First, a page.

Magic can’t simply be something you throw into your fantasy world. It needs to be taken as seriously as a main character. Time needs to be spent detailing the way magic works in your world. My fellow 7 Evil Dwarves and I were recently discussing how to create a good magic system, and the conversation proved to be very enlightening. Aeon Igni in particular had some excellent points, based on a class she’d recently taken. I don’t remember exactly what was discussed, but this is what I took away from it:
- Your magic system requires limitations.
- Example: I recently read the first few books in a series. The first book I absolutely couldn’t put down. But the third book, I stopped halfway through. Magic did EVERYTHING in the world. I mean, before the characters “got romantic,” they used their magic to undress each other. Wow… way to turn up the heat…
- You should know where your magic comes from, even if your readers never know.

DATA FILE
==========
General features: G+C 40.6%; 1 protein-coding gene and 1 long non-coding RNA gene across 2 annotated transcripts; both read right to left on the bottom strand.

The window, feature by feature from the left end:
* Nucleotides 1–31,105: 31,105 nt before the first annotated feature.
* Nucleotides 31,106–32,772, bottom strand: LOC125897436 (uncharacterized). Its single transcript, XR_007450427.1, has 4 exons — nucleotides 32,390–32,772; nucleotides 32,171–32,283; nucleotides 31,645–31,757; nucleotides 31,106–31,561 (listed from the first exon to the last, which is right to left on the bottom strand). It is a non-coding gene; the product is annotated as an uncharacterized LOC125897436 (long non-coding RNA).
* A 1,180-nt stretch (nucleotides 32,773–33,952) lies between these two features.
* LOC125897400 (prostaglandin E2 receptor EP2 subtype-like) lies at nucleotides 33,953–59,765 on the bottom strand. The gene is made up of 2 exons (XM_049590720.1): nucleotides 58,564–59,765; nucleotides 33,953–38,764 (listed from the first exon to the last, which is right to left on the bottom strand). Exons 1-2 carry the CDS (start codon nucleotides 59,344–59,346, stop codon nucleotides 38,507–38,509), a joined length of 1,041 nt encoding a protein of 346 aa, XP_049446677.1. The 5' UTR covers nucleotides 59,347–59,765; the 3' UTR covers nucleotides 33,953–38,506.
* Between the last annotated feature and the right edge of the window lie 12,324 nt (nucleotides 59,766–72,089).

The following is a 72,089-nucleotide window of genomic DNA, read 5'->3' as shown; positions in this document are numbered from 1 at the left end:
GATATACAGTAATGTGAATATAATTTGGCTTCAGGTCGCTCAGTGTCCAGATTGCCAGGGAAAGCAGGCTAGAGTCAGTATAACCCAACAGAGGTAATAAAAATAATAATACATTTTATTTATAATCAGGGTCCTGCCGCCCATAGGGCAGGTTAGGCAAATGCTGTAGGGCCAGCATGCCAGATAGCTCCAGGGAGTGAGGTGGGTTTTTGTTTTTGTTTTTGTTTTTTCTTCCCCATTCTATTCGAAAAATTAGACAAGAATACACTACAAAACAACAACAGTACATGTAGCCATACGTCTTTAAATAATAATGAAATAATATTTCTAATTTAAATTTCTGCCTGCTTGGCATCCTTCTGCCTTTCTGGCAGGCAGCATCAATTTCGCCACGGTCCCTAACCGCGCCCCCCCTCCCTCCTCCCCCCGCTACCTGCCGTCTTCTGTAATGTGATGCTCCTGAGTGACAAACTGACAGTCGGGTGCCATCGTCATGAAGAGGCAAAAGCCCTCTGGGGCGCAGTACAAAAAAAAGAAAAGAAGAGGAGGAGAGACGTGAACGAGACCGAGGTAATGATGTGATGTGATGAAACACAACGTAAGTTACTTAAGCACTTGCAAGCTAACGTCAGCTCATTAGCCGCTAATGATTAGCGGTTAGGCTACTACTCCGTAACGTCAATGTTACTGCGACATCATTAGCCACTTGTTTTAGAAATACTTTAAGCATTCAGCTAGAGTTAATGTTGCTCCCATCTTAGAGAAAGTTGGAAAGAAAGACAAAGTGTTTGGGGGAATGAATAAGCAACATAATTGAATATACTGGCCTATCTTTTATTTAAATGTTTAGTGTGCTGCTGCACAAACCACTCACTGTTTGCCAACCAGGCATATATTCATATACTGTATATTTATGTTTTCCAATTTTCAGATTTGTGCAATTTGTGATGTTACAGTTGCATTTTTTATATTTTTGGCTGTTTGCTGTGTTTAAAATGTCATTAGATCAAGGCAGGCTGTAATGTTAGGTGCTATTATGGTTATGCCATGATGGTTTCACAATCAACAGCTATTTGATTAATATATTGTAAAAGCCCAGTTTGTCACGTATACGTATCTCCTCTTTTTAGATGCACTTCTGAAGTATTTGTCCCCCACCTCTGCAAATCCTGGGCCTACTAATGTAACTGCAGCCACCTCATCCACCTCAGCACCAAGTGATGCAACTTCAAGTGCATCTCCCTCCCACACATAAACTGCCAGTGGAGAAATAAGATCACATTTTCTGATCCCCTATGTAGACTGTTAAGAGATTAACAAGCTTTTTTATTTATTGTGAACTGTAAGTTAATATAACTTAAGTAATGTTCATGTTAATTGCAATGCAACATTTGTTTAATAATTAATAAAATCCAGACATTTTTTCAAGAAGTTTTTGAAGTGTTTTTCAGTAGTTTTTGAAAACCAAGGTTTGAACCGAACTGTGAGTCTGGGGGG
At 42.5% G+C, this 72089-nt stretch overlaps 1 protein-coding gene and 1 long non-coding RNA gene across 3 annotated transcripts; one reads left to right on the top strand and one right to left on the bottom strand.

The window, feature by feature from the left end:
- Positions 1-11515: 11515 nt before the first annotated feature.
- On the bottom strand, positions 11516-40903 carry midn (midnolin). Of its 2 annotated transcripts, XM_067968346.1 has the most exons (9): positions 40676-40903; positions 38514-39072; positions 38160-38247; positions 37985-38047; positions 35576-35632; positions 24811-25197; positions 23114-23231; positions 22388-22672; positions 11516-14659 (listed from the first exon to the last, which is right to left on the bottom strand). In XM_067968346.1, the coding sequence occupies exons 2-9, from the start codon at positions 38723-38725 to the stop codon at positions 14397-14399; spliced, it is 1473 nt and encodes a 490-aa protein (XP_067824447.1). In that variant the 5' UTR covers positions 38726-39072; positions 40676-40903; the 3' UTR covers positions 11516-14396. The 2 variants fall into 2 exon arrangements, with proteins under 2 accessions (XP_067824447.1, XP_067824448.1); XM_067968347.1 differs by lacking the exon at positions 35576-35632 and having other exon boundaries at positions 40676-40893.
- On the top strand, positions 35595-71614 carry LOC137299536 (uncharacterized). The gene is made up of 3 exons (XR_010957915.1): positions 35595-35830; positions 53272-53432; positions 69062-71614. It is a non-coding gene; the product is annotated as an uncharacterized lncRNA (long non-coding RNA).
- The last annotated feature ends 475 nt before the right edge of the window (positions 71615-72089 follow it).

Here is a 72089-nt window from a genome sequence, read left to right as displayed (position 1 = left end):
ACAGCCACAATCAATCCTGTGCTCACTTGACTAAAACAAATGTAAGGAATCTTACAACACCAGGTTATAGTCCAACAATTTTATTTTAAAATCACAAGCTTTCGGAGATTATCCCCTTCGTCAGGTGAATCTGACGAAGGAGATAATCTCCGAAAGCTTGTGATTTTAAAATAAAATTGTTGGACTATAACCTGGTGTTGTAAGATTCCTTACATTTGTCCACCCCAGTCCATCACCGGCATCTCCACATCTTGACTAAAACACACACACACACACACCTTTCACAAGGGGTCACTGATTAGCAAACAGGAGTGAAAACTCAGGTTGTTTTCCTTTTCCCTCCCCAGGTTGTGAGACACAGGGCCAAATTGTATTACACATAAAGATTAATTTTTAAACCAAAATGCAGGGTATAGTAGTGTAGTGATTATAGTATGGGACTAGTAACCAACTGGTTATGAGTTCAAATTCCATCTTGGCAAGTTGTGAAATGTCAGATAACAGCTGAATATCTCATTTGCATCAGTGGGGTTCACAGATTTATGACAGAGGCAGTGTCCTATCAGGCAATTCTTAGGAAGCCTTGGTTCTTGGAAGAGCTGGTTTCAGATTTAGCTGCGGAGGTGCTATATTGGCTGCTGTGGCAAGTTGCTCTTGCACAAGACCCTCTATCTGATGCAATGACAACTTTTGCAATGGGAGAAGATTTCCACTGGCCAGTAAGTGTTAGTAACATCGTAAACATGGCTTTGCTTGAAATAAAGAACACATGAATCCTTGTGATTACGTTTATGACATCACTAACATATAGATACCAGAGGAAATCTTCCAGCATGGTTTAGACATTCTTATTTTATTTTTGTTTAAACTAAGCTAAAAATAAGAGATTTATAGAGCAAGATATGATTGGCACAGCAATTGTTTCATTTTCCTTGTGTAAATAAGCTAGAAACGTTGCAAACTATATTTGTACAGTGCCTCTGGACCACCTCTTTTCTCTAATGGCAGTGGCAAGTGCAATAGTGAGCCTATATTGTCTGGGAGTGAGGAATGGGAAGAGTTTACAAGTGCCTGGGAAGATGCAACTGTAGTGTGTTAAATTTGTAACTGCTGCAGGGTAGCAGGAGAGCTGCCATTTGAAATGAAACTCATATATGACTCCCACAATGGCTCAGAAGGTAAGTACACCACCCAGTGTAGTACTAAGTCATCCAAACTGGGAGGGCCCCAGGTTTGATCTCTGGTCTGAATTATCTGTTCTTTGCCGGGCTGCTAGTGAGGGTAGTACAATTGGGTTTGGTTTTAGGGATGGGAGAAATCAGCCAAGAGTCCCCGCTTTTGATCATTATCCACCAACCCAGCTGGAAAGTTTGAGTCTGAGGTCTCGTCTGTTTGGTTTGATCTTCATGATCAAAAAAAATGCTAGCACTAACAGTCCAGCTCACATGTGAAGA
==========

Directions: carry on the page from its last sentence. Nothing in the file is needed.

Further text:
- If you want a good author for this, my friend Tom Hansen turned me onto Brandon Sanderson. I read the first novel in his Mistborn series and absolutely couldn’t put it down. But the best part, the magic system is so clearly defined. “Burning” certain minerals gives the user certain magic abilities based upon the type of mineral being used. Bam! We get it.
- Magic should have a cost
- If a magic-user can simply use magic as much and as often as they want, things are going to get pretty boring in your world, pretty fast. So make sure whatever the cost of using magic, it is very clear.
I hope this helps!
And on a different note, tomorrow is the last day of my Goodreads book giveaway, and tomorrow ONLY I’m giving away the Kindle version of my novel “To Kill a Wizard,” so check it out. Here are the links: